The retailer unveiled the initiative, which allows customers to order groceries online then pick them up without having to leave their cars, this week.
The trial at the Tesco Extra store in Baldock, Hertfordshire, will be promoted with leaflets distributed in-store and via online deliveries locally.
Tesco hopes the initiative will boost its online shopping arm, which generated sales of about £2.1bn and profits of £136m in the last financial year.
The supermarket expects the service to be used by busy mothers, as well as young professionals who cannot commit to waiting at home for delivery.
Customers will order their shopping via Tesco.com, choose the 'click and collect' option and book a two-hour collection slot.
At a reserved area in the store car park, customers will show their shopping reference details to staff, who will then pack the shopping into the boot of the customer's car. A flat fee of £2 will be added to the bill.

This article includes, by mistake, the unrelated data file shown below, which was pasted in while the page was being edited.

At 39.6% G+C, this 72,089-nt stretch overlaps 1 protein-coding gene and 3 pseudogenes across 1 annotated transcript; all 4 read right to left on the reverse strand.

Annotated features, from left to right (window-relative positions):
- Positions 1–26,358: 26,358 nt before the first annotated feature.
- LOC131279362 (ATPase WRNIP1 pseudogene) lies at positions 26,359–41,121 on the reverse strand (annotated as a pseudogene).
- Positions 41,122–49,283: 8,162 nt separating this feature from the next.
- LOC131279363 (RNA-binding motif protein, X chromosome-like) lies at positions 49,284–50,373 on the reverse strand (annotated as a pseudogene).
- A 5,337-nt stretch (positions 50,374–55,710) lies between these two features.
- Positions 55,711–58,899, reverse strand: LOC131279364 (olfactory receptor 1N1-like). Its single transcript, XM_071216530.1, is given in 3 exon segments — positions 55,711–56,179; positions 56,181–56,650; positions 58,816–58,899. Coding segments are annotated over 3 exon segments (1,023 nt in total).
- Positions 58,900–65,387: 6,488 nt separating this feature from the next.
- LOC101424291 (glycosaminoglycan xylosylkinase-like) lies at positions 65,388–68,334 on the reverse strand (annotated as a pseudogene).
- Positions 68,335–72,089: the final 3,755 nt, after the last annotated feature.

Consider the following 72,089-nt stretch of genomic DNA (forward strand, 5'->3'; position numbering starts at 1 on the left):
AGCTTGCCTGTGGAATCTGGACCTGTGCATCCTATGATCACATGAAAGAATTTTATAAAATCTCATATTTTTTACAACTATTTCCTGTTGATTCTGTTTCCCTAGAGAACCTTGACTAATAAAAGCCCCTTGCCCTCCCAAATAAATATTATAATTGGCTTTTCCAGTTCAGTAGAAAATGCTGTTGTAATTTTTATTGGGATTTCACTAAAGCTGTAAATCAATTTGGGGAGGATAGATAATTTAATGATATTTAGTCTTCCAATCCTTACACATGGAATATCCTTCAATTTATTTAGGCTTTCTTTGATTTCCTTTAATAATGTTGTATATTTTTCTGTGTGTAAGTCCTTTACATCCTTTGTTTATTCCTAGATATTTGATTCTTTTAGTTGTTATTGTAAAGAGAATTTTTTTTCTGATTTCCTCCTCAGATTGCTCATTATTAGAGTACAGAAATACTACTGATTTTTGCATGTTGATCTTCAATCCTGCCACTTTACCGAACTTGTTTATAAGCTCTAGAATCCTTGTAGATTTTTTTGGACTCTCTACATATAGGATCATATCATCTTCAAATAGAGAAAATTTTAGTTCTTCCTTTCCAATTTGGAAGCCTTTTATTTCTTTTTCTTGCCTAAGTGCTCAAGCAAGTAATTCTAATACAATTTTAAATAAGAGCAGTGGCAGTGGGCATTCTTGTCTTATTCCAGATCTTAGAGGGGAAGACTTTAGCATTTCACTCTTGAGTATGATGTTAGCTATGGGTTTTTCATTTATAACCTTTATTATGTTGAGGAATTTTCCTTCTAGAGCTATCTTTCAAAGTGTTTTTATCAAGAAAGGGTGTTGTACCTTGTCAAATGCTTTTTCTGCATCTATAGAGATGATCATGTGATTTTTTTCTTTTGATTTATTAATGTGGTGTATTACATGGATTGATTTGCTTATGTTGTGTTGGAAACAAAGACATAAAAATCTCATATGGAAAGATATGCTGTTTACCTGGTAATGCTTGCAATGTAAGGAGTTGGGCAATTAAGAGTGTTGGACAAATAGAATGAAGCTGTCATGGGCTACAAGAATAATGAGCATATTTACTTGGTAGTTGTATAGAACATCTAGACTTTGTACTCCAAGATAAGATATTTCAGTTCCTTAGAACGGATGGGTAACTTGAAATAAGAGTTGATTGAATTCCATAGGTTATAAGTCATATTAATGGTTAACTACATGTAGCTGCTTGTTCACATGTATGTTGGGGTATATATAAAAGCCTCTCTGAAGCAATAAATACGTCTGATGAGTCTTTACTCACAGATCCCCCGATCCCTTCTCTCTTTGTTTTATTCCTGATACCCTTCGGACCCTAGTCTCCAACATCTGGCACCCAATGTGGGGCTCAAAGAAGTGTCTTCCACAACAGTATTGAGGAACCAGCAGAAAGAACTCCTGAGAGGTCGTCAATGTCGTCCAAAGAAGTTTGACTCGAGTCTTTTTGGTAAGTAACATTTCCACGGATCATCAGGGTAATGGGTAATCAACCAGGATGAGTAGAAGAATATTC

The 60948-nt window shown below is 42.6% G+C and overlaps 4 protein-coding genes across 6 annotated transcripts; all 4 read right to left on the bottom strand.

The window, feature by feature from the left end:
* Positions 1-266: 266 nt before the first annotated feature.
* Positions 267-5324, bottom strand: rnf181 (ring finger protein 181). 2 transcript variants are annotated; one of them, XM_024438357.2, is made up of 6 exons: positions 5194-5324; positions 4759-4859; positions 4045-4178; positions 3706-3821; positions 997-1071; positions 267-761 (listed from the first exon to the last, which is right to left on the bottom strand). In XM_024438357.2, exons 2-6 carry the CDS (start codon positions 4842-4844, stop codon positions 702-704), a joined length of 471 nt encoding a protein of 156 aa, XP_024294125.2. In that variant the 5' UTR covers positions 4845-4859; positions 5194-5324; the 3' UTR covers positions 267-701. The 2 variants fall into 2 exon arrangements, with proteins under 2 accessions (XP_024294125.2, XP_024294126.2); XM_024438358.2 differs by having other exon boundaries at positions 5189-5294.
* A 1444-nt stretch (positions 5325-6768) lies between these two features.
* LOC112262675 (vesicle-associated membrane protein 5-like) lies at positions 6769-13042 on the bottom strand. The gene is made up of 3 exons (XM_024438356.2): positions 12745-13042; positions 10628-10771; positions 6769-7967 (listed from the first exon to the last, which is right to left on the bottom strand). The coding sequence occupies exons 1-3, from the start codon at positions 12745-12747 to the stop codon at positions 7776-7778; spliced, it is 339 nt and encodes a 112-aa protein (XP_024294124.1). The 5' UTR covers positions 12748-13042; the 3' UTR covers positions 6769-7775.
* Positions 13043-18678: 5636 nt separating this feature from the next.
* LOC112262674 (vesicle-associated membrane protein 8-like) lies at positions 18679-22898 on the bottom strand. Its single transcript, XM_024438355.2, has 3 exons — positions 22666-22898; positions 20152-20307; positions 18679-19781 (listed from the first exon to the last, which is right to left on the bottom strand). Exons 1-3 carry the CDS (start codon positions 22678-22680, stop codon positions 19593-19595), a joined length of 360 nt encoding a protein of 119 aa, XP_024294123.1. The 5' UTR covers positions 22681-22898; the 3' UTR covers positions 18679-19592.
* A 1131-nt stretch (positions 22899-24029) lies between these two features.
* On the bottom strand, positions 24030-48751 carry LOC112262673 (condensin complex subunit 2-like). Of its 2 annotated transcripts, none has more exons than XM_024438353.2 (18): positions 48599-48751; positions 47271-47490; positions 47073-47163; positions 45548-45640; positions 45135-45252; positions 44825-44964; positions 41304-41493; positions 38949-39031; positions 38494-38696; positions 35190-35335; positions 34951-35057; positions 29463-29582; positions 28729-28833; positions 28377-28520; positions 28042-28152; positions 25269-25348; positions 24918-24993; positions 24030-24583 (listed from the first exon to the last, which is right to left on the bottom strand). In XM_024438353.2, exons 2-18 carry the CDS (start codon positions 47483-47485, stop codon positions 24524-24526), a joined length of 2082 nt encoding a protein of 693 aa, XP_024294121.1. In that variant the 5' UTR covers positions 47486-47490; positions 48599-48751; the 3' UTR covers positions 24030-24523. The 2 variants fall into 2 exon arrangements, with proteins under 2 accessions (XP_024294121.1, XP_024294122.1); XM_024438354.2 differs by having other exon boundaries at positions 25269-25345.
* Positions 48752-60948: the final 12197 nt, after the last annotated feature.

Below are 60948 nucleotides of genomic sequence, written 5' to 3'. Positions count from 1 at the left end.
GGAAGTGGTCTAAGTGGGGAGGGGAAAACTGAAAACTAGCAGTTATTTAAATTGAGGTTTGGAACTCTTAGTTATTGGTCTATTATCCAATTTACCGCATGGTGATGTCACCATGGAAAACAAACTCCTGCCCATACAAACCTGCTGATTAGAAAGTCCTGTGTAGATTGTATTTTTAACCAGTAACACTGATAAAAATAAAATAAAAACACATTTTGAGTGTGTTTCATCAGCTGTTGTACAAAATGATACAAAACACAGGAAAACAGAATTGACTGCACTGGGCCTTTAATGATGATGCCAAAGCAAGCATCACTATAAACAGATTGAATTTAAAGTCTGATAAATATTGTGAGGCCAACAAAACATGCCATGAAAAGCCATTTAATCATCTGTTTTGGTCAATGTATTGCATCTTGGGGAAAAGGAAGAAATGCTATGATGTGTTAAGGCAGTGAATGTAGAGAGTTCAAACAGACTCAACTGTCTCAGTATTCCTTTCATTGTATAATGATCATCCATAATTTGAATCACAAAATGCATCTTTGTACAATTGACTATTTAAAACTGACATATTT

Nick Bubb, retail analyst at Arden Partners, said he could see the appeal of the service to 'time-starved mums', but questioned whether it would have any great impact.
'I am not sure how many Tesco stores will be big enough to offer this,' he added, 'and I am not sure if rivals will follow suit as they will not have the store size to undertake it efficiently.'
Mintel analyst Richard Perks also raised doubts over the scalability of the initiative, suggesting it represented little more than a 'marketing venture'.
'Online sales at Tesco account for less than 5% of overall sales,' he said. 'This is about attracting marginal business.'